In my January 2011 critique of Amy Chua’s bad parenting advice, I wrote:
Americans parents understand that self-esteem is more important than actual results, because if you are convinced that you are great, you will fool most people, and therefore receive more credit for your work and be more likely to be promoted. Self-esteem is important for value transference activities, which are the highest paying activities. Especially for sales; sales requires super-high self-esteem. The low self-esteem Chinese will make great low-paid value-creating engineers and the whites with high self esteem will make more money selling the stuff that the Chinese engineers design.
A recent Wall Street Journal blog post demonstrates the truth of what I wrote:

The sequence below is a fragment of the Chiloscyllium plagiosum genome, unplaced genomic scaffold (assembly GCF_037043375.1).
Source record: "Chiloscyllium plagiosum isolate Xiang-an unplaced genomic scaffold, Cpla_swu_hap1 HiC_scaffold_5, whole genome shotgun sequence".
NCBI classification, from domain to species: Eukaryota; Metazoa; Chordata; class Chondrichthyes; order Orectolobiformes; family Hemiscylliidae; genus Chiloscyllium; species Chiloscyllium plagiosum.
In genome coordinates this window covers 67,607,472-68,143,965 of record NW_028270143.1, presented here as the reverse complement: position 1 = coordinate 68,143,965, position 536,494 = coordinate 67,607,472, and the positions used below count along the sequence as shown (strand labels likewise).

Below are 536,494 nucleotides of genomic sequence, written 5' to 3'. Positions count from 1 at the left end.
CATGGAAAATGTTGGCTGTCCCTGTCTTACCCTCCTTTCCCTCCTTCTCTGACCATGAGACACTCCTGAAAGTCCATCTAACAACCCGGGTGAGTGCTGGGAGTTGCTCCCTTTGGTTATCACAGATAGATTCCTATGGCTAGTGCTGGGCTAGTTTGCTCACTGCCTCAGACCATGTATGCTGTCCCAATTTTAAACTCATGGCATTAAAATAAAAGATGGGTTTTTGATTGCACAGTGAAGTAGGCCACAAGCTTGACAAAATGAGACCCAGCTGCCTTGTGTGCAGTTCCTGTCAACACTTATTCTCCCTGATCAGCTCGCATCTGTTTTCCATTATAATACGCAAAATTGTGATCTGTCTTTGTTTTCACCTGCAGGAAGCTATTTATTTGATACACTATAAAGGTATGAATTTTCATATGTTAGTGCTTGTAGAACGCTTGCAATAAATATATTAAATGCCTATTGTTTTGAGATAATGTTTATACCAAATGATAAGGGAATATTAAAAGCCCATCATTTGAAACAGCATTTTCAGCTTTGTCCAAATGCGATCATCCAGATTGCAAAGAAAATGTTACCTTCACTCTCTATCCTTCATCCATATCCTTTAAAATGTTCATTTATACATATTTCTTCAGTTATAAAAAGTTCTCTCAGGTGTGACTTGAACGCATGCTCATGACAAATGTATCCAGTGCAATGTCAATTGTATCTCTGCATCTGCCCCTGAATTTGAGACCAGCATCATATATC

Overconfident people are perceived as having more social status. In one of several related experiments, researchers had people take a geography quiz —first alone, then in pairs. The task involved placing cities on a map of North America unmarked by state or national borders. The participants rated themselves on their own abilities and rated each other, secretly, on a number of qualities.
As expected, most people rated their own geographic knowledge far higher than actual performance would justify. In the interesting new twist, however, the people most prone to overrate themselves got higher marks from their partners on whether they “deserved respect and admiration, had influence over the decisions, led the decision-making process, and contributed to the decisions.”